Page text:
Tuesday, May 17, 2011


As a child of the 70's and 80's, comic books were a huge part of my formative years, I was introduced to them with the late 70's Marvel Comics adaptation of Star Wars, and then became a junky, for various Marvel books and 80's indies (mostly), til I gave up the habbit in the mid 80's. I got back into comics in the mid 90's, but through it all, I was never too keen on the books from the era just before I started reading, books of the 70's, known as "the bronze age".

The bronze age is kind of a mostly forgotten era that saw the proliferation of horror and exploitation genre books, that saw limited staying power and few notable new properties... whereas the precursors to it, the golden and silver age, bore most every major popular character and property, and the modern era, of the 1980's and 90's that followed it, saw the indie revolution and many other movements still popular today. That, and the fact that the bronze era was filthy in kitschy, more or less simplistic, and often formulaic craft. They were simpler times, post creation of the comics code, but prior to the comic shop movement (and subsequent focus on more mature material), when by and large, comics were created for kids. However, it was an odd marriage in that the material of the age had a burgeoning matureness to it, both in the creators that had grown up with comics as fans first, and so brought new sensibilities and ideas to them, and again with the wild and crazy content that was rampant.

To an outsider coming in at the tail end of that, and following the birth of the indie and mature comics movement, it was easy to look at those books as sophomoric and pointless (not to mention I'm a big fan of art, and the 80's saw an explosion of new talent and more contemporary influences, like European and Japanese styles, along with animation... and 70's comics were sorely lacking in transcendent artists). So I never really gave them any attention. Now though, as I get older and gravitate towards things from my formative era, out of nostalgia and cool appeal, these books have become a treasure trove of undiscovered fun and charm, that modern books are hard pressed to compare to.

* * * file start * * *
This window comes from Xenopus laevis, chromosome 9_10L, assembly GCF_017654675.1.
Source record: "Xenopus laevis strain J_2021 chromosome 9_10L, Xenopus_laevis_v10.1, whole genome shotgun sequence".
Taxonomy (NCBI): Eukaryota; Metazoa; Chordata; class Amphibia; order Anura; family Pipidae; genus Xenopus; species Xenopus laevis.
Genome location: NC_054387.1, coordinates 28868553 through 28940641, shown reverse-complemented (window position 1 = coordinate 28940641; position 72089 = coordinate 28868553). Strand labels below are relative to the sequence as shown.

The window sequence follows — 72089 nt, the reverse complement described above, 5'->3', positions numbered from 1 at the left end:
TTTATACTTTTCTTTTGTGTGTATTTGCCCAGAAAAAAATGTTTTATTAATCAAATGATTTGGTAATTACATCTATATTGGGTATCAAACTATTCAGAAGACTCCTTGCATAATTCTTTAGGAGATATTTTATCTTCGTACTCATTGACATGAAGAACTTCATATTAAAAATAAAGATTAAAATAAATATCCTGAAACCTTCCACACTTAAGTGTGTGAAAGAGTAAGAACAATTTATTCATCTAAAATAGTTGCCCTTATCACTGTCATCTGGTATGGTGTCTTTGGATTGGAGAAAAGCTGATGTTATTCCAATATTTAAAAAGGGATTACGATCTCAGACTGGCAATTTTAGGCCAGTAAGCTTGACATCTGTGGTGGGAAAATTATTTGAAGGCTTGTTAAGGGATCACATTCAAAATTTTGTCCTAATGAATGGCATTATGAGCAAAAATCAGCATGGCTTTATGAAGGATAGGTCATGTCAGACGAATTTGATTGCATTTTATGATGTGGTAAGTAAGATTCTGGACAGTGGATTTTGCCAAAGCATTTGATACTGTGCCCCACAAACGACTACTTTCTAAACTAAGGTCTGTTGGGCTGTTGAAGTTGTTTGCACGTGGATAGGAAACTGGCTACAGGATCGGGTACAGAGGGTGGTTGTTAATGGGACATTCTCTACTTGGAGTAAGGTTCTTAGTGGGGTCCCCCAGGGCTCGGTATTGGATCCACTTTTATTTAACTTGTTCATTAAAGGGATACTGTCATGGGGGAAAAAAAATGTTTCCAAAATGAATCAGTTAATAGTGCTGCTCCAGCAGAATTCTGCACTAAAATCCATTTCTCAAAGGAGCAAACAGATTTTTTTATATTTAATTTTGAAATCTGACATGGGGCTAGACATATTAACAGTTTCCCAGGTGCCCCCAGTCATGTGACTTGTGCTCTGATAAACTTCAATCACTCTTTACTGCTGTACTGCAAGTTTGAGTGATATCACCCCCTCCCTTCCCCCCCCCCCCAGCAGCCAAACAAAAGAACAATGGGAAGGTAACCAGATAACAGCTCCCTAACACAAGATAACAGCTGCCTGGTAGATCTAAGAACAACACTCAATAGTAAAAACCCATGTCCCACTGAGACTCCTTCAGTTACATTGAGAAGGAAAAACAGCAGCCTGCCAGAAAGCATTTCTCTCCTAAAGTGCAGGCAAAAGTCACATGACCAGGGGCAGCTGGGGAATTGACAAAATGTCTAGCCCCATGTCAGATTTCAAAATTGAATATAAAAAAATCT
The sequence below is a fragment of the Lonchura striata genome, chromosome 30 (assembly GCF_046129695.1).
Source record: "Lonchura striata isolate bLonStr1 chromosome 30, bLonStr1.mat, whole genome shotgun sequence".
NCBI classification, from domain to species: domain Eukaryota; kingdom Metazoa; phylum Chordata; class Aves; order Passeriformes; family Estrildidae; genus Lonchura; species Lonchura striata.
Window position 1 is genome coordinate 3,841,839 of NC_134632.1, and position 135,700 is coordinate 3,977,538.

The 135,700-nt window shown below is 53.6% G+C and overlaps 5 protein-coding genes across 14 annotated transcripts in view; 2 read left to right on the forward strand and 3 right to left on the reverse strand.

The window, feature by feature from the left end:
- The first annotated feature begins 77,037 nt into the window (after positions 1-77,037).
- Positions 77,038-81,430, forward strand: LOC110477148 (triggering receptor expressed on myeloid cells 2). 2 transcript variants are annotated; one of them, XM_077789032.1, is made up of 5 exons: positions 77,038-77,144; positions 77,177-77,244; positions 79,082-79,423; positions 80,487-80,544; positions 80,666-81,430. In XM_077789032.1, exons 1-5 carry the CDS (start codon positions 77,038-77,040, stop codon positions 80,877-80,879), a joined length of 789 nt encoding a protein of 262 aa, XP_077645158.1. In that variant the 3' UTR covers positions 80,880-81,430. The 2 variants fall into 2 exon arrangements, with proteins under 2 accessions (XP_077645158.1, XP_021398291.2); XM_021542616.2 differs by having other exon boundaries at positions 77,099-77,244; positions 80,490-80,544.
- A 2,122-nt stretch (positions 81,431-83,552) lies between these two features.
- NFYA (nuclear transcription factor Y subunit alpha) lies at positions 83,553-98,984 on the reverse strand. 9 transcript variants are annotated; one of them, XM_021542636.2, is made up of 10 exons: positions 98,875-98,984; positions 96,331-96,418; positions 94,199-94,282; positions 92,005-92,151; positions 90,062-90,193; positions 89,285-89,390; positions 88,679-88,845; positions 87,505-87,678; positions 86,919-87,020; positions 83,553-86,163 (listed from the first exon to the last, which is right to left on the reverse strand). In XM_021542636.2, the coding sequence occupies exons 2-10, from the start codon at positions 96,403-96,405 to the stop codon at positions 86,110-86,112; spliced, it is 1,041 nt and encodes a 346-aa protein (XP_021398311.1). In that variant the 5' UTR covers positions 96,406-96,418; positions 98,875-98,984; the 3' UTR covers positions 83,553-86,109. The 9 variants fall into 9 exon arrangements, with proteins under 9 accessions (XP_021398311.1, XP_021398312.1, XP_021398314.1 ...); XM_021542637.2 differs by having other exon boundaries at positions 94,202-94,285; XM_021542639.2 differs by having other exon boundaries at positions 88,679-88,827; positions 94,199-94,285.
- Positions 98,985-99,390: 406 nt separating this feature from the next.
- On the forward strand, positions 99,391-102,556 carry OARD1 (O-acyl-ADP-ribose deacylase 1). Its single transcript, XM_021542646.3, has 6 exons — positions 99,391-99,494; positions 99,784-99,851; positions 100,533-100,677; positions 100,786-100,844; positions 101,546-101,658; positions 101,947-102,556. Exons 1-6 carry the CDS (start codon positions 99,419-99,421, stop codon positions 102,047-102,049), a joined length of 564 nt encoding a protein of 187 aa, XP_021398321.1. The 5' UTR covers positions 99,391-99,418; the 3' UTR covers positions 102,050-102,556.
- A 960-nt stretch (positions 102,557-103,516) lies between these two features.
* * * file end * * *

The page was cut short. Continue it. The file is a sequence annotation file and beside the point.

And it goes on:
So, I've started to pick up stacks of these bruised and battered, torn and tattered, aged and decomposing pulp pamphlets. I'm in love.

They're colorful, full of over the top characters, with anything goes stories, and so much a part of the era... the clothes, the slang, the ideas.
Super-Villain Team-ups, kung-fu, barbarians, sci-fi, were-men, man-things, sorceresses, cyborgs, dinosaurs, and more monsters than you can shake a stick at!
They're just plain fun.

So, I thought it would be a perfect thing to blog and share, as I dig into some of these amazing books I've brought home, with this new feature, BRONZED BEAUTIES.

I'll set up some criteria that fit these books, and grade various ones on these different facets of what makes the bronze age stuff so damn cool!
(I just want to fill a room with them, soak in their essence, and then remix it for the 21st century... see Pulp Girls)

Tune in tomorrow for our first review... THE HUMAN FLY number 9 from May of 1978!!


Javier Hernandez said...

What a treasure trove of comics ya got there, man!

You're right about the 'anything goes' mentality of the era. There was a frantic mad rush to put out every type of book: Horror, war, superheroes and tie-ins for toys and movies galore! Talking ducks, human flies and things that go bump in the swamp...It's all here, heroes!

BRONZE AGE BEAUTIES is a jealousy-inducting title, Mr. Martin. I look forward to reading these posts....

Jason Martin said...

Sweet Jav, thanks for the words!

Look forward to your thoughts on the first book ;)